The risks associated with serving non-residents have declined in the Estonian financial sector


Finantsinspektsioon carried out extraordinary anti-money laundering inspections at all the banks and branches of foreign banks operating in Estonia in late 2018 and early 2019.

The inspections examined the diligence measures of all 16 banks and their resilience to risks of money laundering and terrorist financing. They looked at how each bank identified the risks in its own business activities, what risk the bank took on through its risk appetite and business strategy, how this is reflected in the control systems of the bank, and which business sectors in the client portfolio of the bank had particularly high risks. Meetings were also held with the top managers of seven of the banks that were chosen on the basis of their risks, and with people responsible for fighting money laundering.

The financial supervision opinion is that the risks to Estonian banking from serving non-residents have been substantially reduced, as the majority of the banking sector is not at high risk of money laundering and was focused mainly in 2019 on serving local or related business and private clients. Finantsinspektsioon is continuing its work with individual sources of higher risk.

The banks in Estonia have substantially improved their risk controls in recent years and have especially reduced risks in the very high-risk client segments. “We cannot ignore what happened years ago in the past, but the efforts of Finantsinspektsioon in the past five years and the changes in the business strategies of the banks have led to a sharp reduction in the risks of money laundering and terrorist financing in the Estonian financial system, and the resilience of the banks to existing risks has also improved considerably”, said Andre Nõmm, a member of the management board of Finantsinspektsioon.

One measure of risk is the share of non-resident deposits, especially those of high-risk non-residents who generally have no link to the Estonian economic environment, or who operate in high-risk jurisdictions. The share of non-residents in banking in Estonia has fallen from 19.10% at the end of 2014 to around 7.91% at the end of 2018, with the steepest fall from 8.50% to 0.46% coming in deposits from very high-risk jurisdictions, including offshore locations.

Important changes in the structure of bank deposits:


Supervision relating to money laundering is constantly ongoing, and requires various further activities from individual banks. “We are giving a single and consistent message to the managers of the banks that Estonia is no place for dodgy banking. Finantsinspektsioon has emphasised to bank managers that their control systems must be risk-based, accurate and smart, which means that more resources must be employed where risks are higher than usual. There is no need to overreact to ordinary low-risk clients”, added Mr Nõmm.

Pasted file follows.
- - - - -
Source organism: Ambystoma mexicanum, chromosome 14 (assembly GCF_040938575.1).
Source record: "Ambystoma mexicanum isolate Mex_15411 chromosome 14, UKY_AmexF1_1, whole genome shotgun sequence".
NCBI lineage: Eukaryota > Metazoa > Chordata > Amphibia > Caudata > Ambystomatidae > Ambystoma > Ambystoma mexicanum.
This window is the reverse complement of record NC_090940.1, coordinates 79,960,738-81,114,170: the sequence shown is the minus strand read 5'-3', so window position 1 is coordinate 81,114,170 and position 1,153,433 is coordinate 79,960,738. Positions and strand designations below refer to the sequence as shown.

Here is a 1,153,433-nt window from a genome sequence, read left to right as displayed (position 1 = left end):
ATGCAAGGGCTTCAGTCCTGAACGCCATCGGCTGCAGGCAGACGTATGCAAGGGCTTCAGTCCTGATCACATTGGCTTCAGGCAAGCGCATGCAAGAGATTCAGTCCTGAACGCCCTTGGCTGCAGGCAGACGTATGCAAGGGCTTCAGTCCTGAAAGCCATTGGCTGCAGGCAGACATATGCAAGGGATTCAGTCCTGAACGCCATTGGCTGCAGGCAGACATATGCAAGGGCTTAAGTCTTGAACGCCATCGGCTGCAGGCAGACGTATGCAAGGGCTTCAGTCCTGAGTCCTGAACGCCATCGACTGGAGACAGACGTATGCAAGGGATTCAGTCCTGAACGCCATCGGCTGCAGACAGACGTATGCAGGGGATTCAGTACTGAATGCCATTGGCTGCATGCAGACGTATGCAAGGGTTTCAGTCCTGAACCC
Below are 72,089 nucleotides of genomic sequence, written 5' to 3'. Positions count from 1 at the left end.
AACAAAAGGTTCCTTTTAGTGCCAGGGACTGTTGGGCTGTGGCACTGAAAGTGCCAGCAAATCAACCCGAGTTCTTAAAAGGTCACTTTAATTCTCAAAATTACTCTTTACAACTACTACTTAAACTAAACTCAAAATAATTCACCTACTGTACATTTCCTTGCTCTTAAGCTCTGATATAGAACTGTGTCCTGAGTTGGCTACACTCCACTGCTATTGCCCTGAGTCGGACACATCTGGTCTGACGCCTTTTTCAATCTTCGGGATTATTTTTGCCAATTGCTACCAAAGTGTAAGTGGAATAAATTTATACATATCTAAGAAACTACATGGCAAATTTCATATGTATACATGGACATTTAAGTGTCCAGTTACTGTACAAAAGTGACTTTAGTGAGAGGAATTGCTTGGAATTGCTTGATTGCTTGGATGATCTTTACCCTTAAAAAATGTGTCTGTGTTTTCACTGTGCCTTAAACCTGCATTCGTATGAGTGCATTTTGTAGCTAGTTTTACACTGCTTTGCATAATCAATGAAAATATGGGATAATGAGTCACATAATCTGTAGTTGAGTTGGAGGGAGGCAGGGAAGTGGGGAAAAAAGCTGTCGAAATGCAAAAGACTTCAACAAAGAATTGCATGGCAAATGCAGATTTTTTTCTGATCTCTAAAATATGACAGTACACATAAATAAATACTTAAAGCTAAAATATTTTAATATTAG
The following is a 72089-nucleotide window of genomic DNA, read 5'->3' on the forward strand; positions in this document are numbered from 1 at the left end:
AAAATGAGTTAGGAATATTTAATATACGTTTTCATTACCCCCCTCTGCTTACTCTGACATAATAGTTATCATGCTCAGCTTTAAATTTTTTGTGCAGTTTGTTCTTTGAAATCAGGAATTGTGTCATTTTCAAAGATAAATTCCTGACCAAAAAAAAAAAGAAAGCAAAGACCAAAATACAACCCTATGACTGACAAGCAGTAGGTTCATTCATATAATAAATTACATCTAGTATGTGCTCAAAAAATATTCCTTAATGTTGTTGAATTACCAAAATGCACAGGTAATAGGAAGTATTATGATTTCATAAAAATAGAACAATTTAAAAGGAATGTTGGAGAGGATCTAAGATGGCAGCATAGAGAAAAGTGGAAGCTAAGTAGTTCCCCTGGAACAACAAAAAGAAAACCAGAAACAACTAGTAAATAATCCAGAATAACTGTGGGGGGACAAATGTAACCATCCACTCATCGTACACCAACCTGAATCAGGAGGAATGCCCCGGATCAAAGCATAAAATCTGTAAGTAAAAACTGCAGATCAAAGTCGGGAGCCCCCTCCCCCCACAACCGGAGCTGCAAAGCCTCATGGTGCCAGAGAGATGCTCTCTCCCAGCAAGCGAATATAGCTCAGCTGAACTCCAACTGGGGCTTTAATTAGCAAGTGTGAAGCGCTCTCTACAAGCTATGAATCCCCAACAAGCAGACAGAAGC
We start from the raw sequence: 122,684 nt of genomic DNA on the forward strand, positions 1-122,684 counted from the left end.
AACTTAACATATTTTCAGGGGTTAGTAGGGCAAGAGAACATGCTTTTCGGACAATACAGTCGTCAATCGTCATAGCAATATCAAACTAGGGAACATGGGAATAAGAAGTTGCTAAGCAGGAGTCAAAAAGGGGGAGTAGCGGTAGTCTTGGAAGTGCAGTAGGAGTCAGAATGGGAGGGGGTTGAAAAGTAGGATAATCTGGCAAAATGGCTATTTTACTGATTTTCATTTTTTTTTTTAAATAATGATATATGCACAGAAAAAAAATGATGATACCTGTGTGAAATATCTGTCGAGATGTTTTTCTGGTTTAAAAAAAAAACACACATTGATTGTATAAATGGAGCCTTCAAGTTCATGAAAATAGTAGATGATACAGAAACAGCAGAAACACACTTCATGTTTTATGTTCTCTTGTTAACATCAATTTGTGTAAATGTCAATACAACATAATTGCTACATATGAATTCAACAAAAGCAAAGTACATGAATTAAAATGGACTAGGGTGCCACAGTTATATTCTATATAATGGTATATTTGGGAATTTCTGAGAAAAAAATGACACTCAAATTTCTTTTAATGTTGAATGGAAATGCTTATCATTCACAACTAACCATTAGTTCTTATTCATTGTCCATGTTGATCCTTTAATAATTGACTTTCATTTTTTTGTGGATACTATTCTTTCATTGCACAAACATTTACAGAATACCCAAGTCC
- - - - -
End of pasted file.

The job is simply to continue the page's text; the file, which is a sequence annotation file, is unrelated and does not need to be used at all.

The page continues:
Finantsinspektsioon plays an important part in clarifying the rules around money laundering and terrorist financing. It recently published a new supervisory policy and introduced a comprehensive advisory manual for organisational solutions and preventive measures for credit and financial institutions to take against money laundering and terrorist financing, which came into force from 1 March 2019.

The manual gives financial intermediaries a new and clear framework for managing money-laundering risks, so that the Estonian financial sector would not be used for money laundering and terrorist financing. For the first time it helps financial intermediaries with advice on how to recognise risks and the nature of them, and how to analyse the threats they pose. It describes for the first time the risks and methods attached to money laundering and terrorism financing that apply specifically in Estonia. Before the manual was written, international practice and standards were collected, the factors and standard features that pose a threat to Estonian banks were analysed, and the past experience of Finantsinspektsioon was examined, and this was all brought together in the Finantsinspektsioon manual. 

Finantsinspektsioon believes that, given our assessment of the dangers, the banks will have to show increased care above all in providing services for non-residents who have no link with the Estonian economy or business environment, or for financial institutions such as payment institutions that serve clients of this type; It also sees providers of virtual currency services as a new source of danger that requires particular caution from the banks.

The supervisory policy of Finantsinspektsioon and the advisory guidelines for organisational solutions and preventive measures for credit and financial institutions to take against money laundering and terrorist financing can be found on the Finantsinspektsioon website.

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